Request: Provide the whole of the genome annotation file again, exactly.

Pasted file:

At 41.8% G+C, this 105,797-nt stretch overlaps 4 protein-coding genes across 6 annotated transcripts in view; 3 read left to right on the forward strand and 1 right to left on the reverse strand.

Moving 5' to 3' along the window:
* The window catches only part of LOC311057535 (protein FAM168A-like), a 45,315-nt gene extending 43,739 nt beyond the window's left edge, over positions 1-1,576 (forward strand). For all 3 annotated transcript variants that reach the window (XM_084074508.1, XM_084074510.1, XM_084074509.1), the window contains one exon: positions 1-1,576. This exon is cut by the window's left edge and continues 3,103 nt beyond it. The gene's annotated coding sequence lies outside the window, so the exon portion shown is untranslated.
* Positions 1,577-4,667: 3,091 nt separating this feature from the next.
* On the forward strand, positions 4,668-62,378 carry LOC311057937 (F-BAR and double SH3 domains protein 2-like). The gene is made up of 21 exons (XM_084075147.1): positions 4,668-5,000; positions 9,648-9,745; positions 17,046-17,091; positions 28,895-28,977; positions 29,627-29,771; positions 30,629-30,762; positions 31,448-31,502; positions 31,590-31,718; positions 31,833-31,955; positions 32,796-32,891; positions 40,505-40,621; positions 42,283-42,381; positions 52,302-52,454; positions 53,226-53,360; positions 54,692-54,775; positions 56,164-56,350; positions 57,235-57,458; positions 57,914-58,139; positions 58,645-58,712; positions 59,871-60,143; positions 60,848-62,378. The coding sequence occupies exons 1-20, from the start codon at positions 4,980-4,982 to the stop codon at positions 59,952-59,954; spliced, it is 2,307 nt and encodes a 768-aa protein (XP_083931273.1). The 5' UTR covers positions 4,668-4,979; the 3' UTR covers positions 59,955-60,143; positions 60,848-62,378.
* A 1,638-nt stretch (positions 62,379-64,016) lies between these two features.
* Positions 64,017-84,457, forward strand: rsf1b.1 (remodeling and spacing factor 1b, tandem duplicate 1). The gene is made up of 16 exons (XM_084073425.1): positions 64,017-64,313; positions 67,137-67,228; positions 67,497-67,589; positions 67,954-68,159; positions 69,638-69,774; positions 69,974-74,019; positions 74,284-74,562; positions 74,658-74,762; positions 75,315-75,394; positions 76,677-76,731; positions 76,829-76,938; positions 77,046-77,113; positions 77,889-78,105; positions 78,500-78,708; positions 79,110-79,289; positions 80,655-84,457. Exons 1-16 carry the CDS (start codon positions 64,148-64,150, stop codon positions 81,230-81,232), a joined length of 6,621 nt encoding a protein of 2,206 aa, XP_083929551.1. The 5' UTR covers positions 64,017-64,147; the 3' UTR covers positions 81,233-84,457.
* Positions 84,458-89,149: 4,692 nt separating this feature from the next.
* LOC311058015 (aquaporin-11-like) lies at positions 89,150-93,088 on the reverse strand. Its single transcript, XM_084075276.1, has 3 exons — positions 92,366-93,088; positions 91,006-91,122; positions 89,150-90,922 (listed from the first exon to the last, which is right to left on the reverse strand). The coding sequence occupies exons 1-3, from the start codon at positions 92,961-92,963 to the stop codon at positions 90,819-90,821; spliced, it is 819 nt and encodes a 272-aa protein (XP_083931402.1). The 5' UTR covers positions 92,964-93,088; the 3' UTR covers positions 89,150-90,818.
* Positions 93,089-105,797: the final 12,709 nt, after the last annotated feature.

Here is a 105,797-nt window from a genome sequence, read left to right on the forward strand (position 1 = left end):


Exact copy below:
At 41.8% G+C, this 105,797-nt stretch overlaps 4 protein-coding genes across 6 annotated transcripts in view; 3 read left to right on the forward strand and 1 right to left on the reverse strand.

Moving 5' to 3' along the window:
* The window catches only part of LOC311057535 (protein FAM168A-like), a 45,315-nt gene extending 43,739 nt beyond the window's left edge, over positions 1-1,576 (forward strand). For all 3 annotated transcript variants that reach the window (XM_084074508.1, XM_084074510.1, XM_084074509.1), the window contains one exon: positions 1-1,576. This exon is cut by the window's left edge and continues 3,103 nt beyond it. The gene's annotated coding sequence lies outside the window, so the exon portion shown is untranslated.
* Positions 1,577-4,667: 3,091 nt separating this feature from the next.
* On the forward strand, positions 4,668-62,378 carry LOC311057937 (F-BAR and double SH3 domains protein 2-like). The gene is made up of 21 exons (XM_084075147.1): positions 4,668-5,000; positions 9,648-9,745; positions 17,046-17,091; positions 28,895-28,977; positions 29,627-29,771; positions 30,629-30,762; positions 31,448-31,502; positions 31,590-31,718; positions 31,833-31,955; positions 32,796-32,891; positions 40,505-40,621; positions 42,283-42,381; positions 52,302-52,454; positions 53,226-53,360; positions 54,692-54,775; positions 56,164-56,350; positions 57,235-57,458; positions 57,914-58,139; positions 58,645-58,712; positions 59,871-60,143; positions 60,848-62,378. The coding sequence occupies exons 1-20, from the start codon at positions 4,980-4,982 to the stop codon at positions 59,952-59,954; spliced, it is 2,307 nt and encodes a 768-aa protein (XP_083931273.1). The 5' UTR covers positions 4,668-4,979; the 3' UTR covers positions 59,955-60,143; positions 60,848-62,378.
* A 1,638-nt stretch (positions 62,379-64,016) lies between these two features.
* Positions 64,017-84,457, forward strand: rsf1b.1 (remodeling and spacing factor 1b, tandem duplicate 1). The gene is made up of 16 exons (XM_084073425.1): positions 64,017-64,313; positions 67,137-67,228; positions 67,497-67,589; positions 67,954-68,159; positions 69,638-69,774; positions 69,974-74,019; positions 74,284-74,562; positions 74,658-74,762; positions 75,315-75,394; positions 76,677-76,731; positions 76,829-76,938; positions 77,046-77,113; positions 77,889-78,105; positions 78,500-78,708; positions 79,110-79,289; positions 80,655-84,457. Exons 1-16 carry the CDS (start codon positions 64,148-64,150, stop codon positions 81,230-81,232), a joined length of 6,621 nt encoding a protein of 2,206 aa, XP_083929551.1. The 5' UTR covers positions 64,017-64,147; the 3' UTR covers positions 81,233-84,457.
* Positions 84,458-89,149: 4,692 nt separating this feature from the next.
* LOC311058015 (aquaporin-11-like) lies at positions 89,150-93,088 on the reverse strand. Its single transcript, XM_084075276.1, has 3 exons — positions 92,366-93,088; positions 91,006-91,122; positions 89,150-90,922 (listed from the first exon to the last, which is right to left on the reverse strand). The coding sequence occupies exons 1-3, from the start codon at positions 92,961-92,963 to the stop codon at positions 90,819-90,821; spliced, it is 819 nt and encodes a 272-aa protein (XP_083931402.1). The 5' UTR covers positions 92,964-93,088; the 3' UTR covers positions 89,150-90,818.
* Positions 93,089-105,797: the final 12,709 nt, after the last annotated feature.

Here is a 105,797-nt window from a genome sequence, read left to right on the forward strand (position 1 = left end):